Fact-Checking the Campaigns
Wednesday, December 19, 2007; 12:00 PM
Michael Dobbs, author of washingtonpost.com's The Fact-Checker blog, was online Wednesday, Dec. 19 at noon ET to answer readers questions about the front-runners' most-revealing fibs and his analyses of the candidates' statements, and to take suggestions on what he should look into next.
The transcript follows.
Michael Dobbs: Let's get started. The Fact-Checker column has been running for about three months now. I am eager to get your feedback and answer your questions.
Pittsburgh: Hello, and thanks for taking questions. What is your sense of which of the major candidate's campaigns have been most in need of fact-checking (i.e., which campaigns have been most dishonest)? Conversely, which have been most honest?
Michael Dobbs: In the past three months, I have fact-checked all the major candidates running for president, some several times over. All of them have made mistakes of one kind or another. Some make more mistakes, partly because they have a more spontaneous speaking style. Rudy Giuliani is an obvious example. He makes more mistakes than, say, Fred Thompson, but that is partly because he says many more things that are fact-checkable than Thompson. I have used the term "fact-free" to describe some of Thompson's speeches.
Alexandria, Va.: How a about awarding a platypus for a "true but false" statement? It's a highly ambiguous critter.
Michael Dobbs: You are referring to my post today obviously. I will have to look up platypus in the dictionary...
Richmond, Va.: With respect to an icon for your true-but-false category, how about a yin-yang symbol?
Michael Dobbs: That might work.
Fayetteville, Ark.: The Janus god would work for the "True but False" icon. He has two noses.
washingtonpost.com: Janus (Wikipedia)
Michael Dobbs: Another good idea. I will submit all these suggestions to our art director, Mike Keegan, who came up with the Pinocchio icon.
Buffalo, N.Y.: I suggest that instead of your "true but false" category, you take a leaf from my father, who used to note instances of "telling the truth with intent to deceive." That will allow you to distinguish between the uninformed mistake and the sleazy sort of "mudslinging with gloves on so my hands stay clean" method, which has become so common.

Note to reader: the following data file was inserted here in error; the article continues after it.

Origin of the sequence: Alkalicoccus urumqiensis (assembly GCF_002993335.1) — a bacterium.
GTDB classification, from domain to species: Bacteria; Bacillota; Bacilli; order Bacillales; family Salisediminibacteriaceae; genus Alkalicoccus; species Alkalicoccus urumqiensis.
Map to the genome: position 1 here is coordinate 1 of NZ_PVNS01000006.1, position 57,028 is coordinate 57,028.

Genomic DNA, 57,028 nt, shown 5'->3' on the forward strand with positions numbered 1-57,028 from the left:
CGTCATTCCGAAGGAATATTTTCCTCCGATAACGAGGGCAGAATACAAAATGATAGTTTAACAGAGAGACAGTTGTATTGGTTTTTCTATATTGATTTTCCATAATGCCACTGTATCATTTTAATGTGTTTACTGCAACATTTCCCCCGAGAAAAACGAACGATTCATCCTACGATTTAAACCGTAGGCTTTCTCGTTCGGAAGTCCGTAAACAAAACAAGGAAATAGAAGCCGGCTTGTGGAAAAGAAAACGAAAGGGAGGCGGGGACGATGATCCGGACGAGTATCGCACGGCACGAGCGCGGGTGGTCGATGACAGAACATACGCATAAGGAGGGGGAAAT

Michael Dobbs: The problem with this suggestion is that it goes to intent and motive. It is very difficult for a "Fact Checker" to establish motive. I prefer to focus on whether a statement is true or not.
Oakland, Calif.: You might want to rename your category "Technically True but Actually False" or something like that, to be more precise.
Michael Dobbs: Ok, but a little more wordy than my True but False.
New York: When candidates seem to be contradicting themselves, how often does the following apply? "Inconsistencies of opinion, arising from changes of circumstances, are often justifiable." -- Daniel Webster
Michael Dobbs: Let's move on to a different topic. Sure, it is fine for candidates to change their views on something. I have said somewhere else that I am not trying to monitor or check flip-flops. The question for me is whether a candidate is honest about his record, and his flip-flops.
Washington: Mr. Dobbs -- how about Ms. Clinton's observation that the media is treating her unfairly ... would that qualify as "true but false"? Personally I only know what I have seen in The Washington Post and cnn.com, and I would lean toward saying "false" (I don't follow CNN/Fox News on TV ... just the local news and the paper). So, true or not true?
washingtonpost.com: For Clinton, A Matter of Fair Media: Senator's Camp Insists That the Press Holds Her To a Tougher Standard (Post, Dec. 19)